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Feb 23

Bridge Over Koolaid-filled Waters or We Don’t Need No Replication

“True teachers are those who use themselves as bridges over which they invite their students to cross; then, having facilitated their crossing, joyfully collapse, encouraging them to create their own.” ~ Nikos Kazantzakis

 

We don’t need no education

We don’t need no thought control

No dark sarcasm in the classroom

Teacher leave them kids alone

Hey! Teacher! Leave us kids alone!

All in all you’re just another brick in the wall

~Pink Floyd

 

The first thing I ever wanted to be when I grew up was a teacher. The expectations of my family and culture sent me on a different path, but here I am back to the beginning of life’s spiral dance many moons later. This is a good place from which to begin formalized teaching because my experiences have shaped my philosophy of life, which will have a huge influence on the way that I approach pedagogy. The child of immigrants, I employ their method of becoming part of the system: Understand it first before making change to better suit my perspective. In addition, my time in corporate America and Wall Street showed me firsthand the differences between an engaged climate and an uninspired one—the former led to a collaborative and peaceful work environment while the latter damaged morale throughout the organization.

I have the luxury of studying pedagogy a semester before walking in front of the classroom, so I am learning what it entails, best practices, innovations, and what methods might suit my skillset best. I am letting my ideas spark firestorms in my head, thinking in hyperbole as well as trying to understand the traditional methods still employed and encouraged throughout academe. I am also making plans to watch excellent teachers in action so that I can study how they guide students’ imaginations.

I’m also remembering…Why did I want to become a teacher at such a young age? Teachers helped me to find competence and confidence to explore the world, and they often were kind and sometimes inspiring. But I also recall how I excelled in 9th grade algebra and had to sit through almost the entire year bored because I had already mastered the concepts. Many years later, I wish I had retained that knowledge or been given the opportunity to further my mathematical studies because I now sit in statistics classes scratching my head—and today, algebra confounds me. My aptitude was never supported or put into application, and it wasted away.

More recently, what has worked for me as a student is being able to apply theory to practice such as role-playing and engaging in simulations to make concepts come alive and have meaning. So as I prepare to teach for the first time, I want to learn from my predecessors, who include other graduate students who have brought their modern mindset to teaching and use tools of the younger generations to make the classroom a place of discovery rather than boredom. As Sugata Mitra extols, we no longer need to develop apprentices who merely replicate what we do. We need people to learn what ha been done in the past in order to advance it, not only in terms of execution but also of thinking above and beyond how it is conceived. We should be telling our students and employees, “Paradigm shifts encouraged.” But first, we need to listen and hear them, rather than wait our turn to speak or we’ll all be lost in translation.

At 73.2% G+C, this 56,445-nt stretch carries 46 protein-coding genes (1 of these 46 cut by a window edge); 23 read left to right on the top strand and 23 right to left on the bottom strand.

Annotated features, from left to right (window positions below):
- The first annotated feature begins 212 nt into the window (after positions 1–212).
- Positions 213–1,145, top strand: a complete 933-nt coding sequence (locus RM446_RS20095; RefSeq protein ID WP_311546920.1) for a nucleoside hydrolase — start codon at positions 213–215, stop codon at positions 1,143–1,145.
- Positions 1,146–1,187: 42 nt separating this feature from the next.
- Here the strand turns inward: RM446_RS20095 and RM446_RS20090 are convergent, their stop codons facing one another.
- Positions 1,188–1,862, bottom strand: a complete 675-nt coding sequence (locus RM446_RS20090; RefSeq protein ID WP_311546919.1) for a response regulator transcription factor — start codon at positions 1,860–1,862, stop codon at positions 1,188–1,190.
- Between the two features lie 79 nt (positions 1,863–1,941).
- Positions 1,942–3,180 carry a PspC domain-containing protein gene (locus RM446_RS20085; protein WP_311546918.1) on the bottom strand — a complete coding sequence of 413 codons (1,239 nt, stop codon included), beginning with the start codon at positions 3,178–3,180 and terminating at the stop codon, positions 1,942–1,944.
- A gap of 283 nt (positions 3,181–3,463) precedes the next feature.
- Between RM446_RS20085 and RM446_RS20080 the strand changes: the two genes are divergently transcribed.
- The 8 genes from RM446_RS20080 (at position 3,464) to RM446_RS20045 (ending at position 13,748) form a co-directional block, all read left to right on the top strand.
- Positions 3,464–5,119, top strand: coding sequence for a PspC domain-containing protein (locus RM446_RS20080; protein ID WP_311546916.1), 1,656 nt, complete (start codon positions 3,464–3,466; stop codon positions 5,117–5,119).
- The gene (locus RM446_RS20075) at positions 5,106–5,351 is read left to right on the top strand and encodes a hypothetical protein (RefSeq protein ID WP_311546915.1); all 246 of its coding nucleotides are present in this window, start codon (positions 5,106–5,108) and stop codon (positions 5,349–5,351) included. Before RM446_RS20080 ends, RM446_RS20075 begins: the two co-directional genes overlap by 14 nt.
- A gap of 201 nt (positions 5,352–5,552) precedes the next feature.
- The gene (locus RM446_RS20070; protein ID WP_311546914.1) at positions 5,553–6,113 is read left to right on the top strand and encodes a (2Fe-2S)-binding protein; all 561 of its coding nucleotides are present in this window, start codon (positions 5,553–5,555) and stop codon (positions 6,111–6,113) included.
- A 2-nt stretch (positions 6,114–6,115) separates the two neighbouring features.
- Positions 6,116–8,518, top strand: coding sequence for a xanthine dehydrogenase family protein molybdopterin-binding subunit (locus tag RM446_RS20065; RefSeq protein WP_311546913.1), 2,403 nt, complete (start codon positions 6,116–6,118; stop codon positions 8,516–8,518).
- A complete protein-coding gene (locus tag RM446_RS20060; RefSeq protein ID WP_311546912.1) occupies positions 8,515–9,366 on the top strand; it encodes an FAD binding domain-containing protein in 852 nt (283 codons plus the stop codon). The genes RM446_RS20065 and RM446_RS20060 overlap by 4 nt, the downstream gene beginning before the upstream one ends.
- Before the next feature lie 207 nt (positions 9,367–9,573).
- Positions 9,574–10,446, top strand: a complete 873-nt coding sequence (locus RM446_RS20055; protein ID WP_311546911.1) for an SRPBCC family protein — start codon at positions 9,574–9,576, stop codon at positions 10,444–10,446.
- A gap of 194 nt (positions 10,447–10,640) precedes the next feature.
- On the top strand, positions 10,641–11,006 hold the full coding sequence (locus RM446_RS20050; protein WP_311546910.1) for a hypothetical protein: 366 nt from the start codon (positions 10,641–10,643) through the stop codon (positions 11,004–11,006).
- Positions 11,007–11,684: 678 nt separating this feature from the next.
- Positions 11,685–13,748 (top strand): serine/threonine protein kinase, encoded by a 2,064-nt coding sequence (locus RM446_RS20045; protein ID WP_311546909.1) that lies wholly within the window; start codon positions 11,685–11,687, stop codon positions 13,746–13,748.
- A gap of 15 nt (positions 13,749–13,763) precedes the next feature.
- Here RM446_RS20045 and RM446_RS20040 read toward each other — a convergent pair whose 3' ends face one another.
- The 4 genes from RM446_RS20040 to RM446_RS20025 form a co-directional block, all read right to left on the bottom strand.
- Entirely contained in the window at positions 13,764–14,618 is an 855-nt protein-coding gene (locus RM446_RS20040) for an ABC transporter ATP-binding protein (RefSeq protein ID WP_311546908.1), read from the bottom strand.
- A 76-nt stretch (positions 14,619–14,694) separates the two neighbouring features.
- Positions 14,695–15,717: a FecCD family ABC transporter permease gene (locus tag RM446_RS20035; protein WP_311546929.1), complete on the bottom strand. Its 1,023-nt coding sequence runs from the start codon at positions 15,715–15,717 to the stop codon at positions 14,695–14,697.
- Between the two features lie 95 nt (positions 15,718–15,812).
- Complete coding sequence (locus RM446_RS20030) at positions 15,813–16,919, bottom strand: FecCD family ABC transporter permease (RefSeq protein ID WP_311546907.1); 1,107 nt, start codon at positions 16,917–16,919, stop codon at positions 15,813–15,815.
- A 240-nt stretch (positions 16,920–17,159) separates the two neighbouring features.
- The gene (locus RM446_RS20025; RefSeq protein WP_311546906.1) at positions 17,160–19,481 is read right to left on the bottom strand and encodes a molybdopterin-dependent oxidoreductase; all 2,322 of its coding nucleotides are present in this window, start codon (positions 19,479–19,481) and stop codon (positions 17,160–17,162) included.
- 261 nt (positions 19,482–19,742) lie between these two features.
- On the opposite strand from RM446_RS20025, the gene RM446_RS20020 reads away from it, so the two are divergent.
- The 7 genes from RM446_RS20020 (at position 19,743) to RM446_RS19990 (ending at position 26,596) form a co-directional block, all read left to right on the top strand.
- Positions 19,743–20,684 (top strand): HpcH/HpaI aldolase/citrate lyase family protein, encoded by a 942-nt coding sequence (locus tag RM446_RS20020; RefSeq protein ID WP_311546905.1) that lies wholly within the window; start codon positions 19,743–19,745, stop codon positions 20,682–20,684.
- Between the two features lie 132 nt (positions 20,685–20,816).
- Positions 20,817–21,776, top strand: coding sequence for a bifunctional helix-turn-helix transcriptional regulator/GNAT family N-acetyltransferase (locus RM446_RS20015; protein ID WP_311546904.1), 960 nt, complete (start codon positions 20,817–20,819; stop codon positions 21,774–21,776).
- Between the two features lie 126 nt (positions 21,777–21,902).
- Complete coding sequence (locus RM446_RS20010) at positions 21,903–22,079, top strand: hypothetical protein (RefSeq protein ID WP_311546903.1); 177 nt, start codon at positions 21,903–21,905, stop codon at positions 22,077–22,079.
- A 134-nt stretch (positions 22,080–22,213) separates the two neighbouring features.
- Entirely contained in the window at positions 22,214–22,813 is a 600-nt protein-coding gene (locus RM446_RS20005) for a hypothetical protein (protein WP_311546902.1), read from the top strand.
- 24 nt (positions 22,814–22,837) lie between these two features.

© Eva Rinaldi

© Eva Rinaldi

I don’t believe that students are asking for us to entertain them (well not the majority anyway). They are asking us to make education relevant and important. Asking “why” shouldn’t be seen as inflammatory but a way of understanding. Why do people invest thousands of hours learning how to play a video game? Because it matters to them. I myself play jigsaw puzzles on my iPad when I need a break. While I enjoy it for its meditative qualities, I find myself hurrying to finish so I can win the promised “reward.” It wouldn’t matter if I didn’t care.

It’s pretty clear that I am unabashedly a yearner in the language of Seymour Papert. My philosophy of life bears that out. I believe that all sentient beings are students and teachers, no matter what our demographics including age or species. I believe that aptitude is not defined by linear standards, and that there are many kinds of intelligence that should be fostered both at home and in school. We do a huge disservice to our civilization by penalizing unique talents and divergent thinking. Like therapists and clients, educators and learners both have mutual responsibility to create an environment conducive to the safe exploration of ideas. It is my hope that as an educator I can be a bridge connecting the old and new, the traditional and innovative, so that we are moving in the right direction toward building a better system.

12 comments

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  1. Gary Nave

    I love that you call out listening as a part of teaching. A lot of what we talk about is getting students to take charge of their learning and become learners on their own. This can’t happen as long as their teacher doesn’t hear them. By showing them that their voice does matter, perhaps we can shift from the system we have now to this idea of “mutual responsibility” that you mention.